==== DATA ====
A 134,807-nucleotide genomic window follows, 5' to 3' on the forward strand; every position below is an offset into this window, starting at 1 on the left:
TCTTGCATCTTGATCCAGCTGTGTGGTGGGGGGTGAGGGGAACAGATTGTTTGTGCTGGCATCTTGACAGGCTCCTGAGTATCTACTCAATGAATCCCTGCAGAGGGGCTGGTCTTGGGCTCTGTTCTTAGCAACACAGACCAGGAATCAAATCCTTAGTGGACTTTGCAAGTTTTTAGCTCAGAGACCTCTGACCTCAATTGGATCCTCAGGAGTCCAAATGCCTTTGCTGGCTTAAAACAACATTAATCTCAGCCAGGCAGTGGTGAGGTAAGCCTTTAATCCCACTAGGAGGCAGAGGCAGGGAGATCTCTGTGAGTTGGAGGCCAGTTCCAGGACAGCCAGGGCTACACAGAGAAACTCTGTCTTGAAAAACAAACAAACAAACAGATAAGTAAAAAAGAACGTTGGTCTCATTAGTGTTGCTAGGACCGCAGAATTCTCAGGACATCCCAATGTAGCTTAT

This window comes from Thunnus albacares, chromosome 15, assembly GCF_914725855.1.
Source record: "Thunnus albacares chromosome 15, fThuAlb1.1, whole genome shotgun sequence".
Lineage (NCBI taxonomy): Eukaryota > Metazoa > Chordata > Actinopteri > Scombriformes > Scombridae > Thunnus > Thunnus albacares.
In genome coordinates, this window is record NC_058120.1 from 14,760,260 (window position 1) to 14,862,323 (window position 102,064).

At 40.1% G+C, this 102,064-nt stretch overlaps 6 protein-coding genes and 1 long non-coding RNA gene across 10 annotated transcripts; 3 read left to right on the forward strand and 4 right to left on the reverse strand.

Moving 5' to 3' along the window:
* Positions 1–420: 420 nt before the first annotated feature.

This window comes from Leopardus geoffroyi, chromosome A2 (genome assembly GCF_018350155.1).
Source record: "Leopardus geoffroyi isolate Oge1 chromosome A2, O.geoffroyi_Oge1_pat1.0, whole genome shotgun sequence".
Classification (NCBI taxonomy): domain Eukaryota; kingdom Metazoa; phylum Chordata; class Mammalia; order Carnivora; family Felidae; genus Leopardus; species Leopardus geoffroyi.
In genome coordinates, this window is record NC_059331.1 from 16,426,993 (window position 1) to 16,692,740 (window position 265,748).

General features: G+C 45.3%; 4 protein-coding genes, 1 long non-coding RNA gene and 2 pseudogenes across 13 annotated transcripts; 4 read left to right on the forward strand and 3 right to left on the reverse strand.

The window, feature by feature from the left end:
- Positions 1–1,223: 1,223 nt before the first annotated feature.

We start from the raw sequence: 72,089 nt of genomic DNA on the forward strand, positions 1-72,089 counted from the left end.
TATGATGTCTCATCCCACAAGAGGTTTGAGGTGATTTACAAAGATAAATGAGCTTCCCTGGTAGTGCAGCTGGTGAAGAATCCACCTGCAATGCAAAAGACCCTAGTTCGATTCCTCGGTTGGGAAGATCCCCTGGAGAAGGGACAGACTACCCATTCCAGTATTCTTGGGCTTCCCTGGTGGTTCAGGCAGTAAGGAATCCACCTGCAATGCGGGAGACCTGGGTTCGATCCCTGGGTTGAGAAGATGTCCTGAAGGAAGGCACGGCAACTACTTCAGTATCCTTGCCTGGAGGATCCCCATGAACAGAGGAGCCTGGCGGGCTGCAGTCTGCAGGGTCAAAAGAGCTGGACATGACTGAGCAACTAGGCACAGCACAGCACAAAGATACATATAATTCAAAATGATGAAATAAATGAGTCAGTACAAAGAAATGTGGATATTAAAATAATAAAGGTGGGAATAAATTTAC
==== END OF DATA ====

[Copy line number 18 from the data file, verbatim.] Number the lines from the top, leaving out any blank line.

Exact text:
TATGATGTCTCATCCCACAAGAGGTTTGAGGTGATTTACAAAGATAAATGAGCTTCCCTGGTAGTGCAGCTGGTGAAGAATCCACCTGCAATGCAAAAGACCCTAGTTCGATTCCTCGGTTGGGAAGATCCCCTGGAGAAGGGACAGACTACCCATTCCAGTATTCTTGGGCTTCCCTGGTGGTTCAGGCAGTAAGGAATCCACCTGCAATGCGGGAGACCTGGGTTCGATCCCTGGGTTGAGAAGATGTCCTGAAGGAAGGCACGGCAACTACTTCAGTATCCTTGCCTGGAGGATCCCCATGAACAGAGGAGCCTGGCGGGCTGCAGTCTGCAGGGTCAAAAGAGCTGGACATGACTGAGCAACTAGGCACAGCACAGCACAAAGATACATATAATTCAAAATGATGAAATAAATGAGTCAGTACAAAGAAATGTGGATATTAAAATAATAAAGGTGGGAATAAATTTAC